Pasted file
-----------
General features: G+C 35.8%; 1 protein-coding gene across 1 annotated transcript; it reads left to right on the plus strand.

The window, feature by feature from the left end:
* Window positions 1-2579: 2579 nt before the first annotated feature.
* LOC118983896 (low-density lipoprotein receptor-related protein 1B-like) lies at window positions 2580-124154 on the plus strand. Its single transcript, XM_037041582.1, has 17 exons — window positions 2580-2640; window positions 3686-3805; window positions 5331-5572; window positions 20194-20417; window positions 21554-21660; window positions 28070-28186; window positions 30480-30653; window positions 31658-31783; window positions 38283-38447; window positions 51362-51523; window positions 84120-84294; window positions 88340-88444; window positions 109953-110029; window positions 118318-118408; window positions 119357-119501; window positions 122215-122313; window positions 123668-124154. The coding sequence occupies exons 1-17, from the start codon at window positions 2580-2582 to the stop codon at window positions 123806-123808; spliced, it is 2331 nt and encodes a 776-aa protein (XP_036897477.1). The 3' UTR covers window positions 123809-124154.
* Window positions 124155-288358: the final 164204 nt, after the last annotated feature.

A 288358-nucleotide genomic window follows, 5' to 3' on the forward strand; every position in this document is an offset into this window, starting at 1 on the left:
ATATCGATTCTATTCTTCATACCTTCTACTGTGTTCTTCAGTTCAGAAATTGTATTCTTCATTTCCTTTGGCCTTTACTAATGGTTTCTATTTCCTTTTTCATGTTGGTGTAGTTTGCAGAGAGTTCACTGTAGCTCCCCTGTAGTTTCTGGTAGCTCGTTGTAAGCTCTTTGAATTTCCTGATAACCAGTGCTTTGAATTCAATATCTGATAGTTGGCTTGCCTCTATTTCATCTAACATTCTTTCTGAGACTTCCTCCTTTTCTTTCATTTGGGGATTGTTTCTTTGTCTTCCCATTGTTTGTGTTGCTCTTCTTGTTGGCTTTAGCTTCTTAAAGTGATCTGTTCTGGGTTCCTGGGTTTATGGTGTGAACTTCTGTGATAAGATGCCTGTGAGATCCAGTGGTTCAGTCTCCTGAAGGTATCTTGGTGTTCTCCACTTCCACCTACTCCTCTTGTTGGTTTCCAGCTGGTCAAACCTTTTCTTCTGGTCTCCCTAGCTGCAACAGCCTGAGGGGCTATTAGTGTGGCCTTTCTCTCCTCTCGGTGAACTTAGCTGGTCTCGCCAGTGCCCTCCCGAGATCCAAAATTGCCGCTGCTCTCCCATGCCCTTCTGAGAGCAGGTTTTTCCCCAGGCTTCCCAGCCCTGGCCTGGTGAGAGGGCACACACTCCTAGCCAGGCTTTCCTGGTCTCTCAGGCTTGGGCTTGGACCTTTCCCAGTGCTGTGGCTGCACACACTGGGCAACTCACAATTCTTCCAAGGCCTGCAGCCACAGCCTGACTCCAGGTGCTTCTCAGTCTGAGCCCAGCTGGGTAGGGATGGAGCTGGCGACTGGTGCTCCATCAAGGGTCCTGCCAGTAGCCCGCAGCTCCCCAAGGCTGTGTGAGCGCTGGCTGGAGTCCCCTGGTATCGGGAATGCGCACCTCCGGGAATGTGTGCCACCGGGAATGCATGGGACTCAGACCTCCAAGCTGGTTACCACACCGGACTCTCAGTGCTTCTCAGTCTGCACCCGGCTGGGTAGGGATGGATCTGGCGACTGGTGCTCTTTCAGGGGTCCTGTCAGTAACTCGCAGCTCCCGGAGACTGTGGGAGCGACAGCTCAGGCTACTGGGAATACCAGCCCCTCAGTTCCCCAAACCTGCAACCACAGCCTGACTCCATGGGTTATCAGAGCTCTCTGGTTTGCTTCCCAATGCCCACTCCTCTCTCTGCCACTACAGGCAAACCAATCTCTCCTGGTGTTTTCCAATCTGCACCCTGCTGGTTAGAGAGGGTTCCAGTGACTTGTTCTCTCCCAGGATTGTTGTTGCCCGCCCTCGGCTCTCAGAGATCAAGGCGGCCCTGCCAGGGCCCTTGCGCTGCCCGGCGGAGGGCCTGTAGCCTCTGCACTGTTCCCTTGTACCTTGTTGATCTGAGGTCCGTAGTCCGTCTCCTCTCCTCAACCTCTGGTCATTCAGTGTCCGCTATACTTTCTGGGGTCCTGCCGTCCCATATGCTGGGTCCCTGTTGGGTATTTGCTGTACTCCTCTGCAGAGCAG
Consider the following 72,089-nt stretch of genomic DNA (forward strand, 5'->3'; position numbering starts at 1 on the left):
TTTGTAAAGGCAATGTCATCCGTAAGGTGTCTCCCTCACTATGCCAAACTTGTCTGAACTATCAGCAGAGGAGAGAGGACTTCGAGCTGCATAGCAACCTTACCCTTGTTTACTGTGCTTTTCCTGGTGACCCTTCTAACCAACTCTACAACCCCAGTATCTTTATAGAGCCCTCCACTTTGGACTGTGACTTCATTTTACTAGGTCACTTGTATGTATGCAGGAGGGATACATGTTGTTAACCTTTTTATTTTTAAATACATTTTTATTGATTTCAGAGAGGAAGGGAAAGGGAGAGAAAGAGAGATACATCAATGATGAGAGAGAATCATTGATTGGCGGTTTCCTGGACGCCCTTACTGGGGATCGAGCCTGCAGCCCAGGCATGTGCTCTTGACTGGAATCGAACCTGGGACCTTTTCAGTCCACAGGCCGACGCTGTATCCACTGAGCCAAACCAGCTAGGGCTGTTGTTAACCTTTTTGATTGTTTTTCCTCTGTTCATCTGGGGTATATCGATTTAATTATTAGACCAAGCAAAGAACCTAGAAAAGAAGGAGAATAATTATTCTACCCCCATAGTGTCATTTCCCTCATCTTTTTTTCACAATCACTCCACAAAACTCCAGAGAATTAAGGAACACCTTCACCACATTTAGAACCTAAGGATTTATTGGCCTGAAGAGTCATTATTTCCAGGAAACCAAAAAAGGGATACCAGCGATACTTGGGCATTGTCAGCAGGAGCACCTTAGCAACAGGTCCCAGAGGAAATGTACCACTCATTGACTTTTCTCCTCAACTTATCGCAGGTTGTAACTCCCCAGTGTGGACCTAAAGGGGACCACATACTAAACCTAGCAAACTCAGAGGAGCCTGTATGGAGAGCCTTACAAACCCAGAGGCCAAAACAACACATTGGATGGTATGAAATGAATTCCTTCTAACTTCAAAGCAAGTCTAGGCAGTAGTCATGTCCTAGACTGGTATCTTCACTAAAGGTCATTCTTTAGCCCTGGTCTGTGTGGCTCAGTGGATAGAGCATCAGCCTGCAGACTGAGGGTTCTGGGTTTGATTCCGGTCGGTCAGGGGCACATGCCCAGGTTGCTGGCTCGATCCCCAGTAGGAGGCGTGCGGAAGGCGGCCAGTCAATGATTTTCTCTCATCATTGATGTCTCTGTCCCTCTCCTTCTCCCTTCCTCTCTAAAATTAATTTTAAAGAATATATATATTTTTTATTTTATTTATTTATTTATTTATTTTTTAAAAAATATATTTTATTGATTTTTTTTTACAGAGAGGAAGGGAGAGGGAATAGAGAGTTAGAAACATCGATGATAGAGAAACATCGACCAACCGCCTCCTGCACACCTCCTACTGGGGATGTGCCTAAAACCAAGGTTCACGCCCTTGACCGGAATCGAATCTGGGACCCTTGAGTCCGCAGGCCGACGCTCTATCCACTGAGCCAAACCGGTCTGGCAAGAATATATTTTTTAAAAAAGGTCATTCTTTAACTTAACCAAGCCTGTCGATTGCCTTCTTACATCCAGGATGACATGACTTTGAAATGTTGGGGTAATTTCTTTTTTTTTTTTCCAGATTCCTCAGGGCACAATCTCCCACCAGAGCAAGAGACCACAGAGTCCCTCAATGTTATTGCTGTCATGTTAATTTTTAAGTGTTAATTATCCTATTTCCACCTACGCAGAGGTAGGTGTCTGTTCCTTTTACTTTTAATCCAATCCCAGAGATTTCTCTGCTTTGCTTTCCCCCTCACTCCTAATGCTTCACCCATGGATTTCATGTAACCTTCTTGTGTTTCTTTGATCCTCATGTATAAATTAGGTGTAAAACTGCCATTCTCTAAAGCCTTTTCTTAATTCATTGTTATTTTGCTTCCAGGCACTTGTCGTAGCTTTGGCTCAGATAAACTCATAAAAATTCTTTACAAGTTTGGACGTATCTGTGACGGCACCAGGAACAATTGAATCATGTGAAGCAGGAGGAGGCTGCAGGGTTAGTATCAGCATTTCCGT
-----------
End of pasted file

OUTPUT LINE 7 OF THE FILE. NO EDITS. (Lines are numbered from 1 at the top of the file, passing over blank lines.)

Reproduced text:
ATATCGATTCTATTCTTCATACCTTCTACTGTGTTCTTCAGTTCAGAAATTGTATTCTTCATTTCCTTTGGCCTTTACTAATGGTTTCTATTTCCTTTTTCATGTTGGTGTAGTTTGCAGAGAGTTCACTGTAGCTCCCCTGTAGTTTCTGGTAGCTCGTTGTAAGCTCTTTGAATTTCCTGATAACCAGTGCTTTGAATTCAATATCTGATAGTTGGCTTGCCTCTATTTCATCTAACATTCTTTCTGAGACTTCCTCCTTTTCTTTCATTTGGGGATTGTTTCTTTGTCTTCCCATTGTTTGTGTTGCTCTTCTTGTTGGCTTTAGCTTCTTAAAGTGATCTGTTCTGGGTTCCTGGGTTTATGGTGTGAACTTCTGTGATAAGATGCCTGTGAGATCCAGTGGTTCAGTCTCCTGAAGGTATCTTGGTGTTCTCCACTTCCACCTACTCCTCTTGTTGGTTTCCAGCTGGTCAAACCTTTTCTTCTGGTCTCCCTAGCTGCAACAGCCTGAGGGGCTATTAGTGTGGCCTTTCTCTCCTCTCGGTGAACTTAGCTGGTCTCGCCAGTGCCCTCCCGAGATCCAAAATTGCCGCTGCTCTCCCATGCCCTTCTGAGAGCAGGTTTTTCCCCAGGCTTCCCAGCCCTGGCCTGGTGAGAGGGCACACACTCCTAGCCAGGCTTTCCTGGTCTCTCAGGCTTGGGCTTGGACCTTTCCCAGTGCTGTGGCTGCACACACTGGGCAACTCACAATTCTTCCAAGGCCTGCAGCCACAGCCTGACTCCAGGTGCTTCTCAGTCTGAGCCCAGCTGGGTAGGGATGGAGCTGGCGACTGGTGCTCCATCAAGGGTCCTGCCAGTAGCCCGCAGCTCCCCAAGGCTGTGTGAGCGCTGGCTGGAGTCCCCTGGTATCGGGAATGCGCACCTCCGGGAATGTGTGCCACCGGGAATGCATGGGACTCAGACCTCCAAGCTGGTTACCACACCGGACTCTCAGTGCTTCTCAGTCTGCACCCGGCTGGGTAGGGATGGATCTGGCGACTGGTGCTCTTTCAGGGGTCCTGTCAGTAACTCGCAGCTCCCGGAGACTGTGGGAGCGACAGCTCAGGCTACTGGGAATACCAGCCCCTCAGTTCCCCAAACCTGCAACCACAGCCTGACTCCATGGGTTATCAGAGCTCTCTGGTTTGCTTCCCAATGCCCACTCCTCTCTCTGCCACTACAGGCAAACCAATCTCTCCTGGTGTTTTCCAATCTGCACCCTGCTGGTTAGAGAGGGTTCCAGTGACTTGTTCTCTCCCAGGATTGTTGTTGCCCGCCCTCGGCTCTCAGAGATCAAGGCGGCCCTGCCAGGGCCCTTGCGCTGCCCGGCGGAGGGCCTGTAGCCTCTGCACTGTTCCCTTGTACCTTGTTGATCTGAGGTCCGTAGTCCGTCTCCTCTCCTCAACCTCTGGTCATTCAGTGTCCGCTATACTTTCTGGGGTCCTGCCGTCCCATATGCTGGGTCCCTGTTGGGTATTTGCTGTACTCCTCTGCAGAGCAG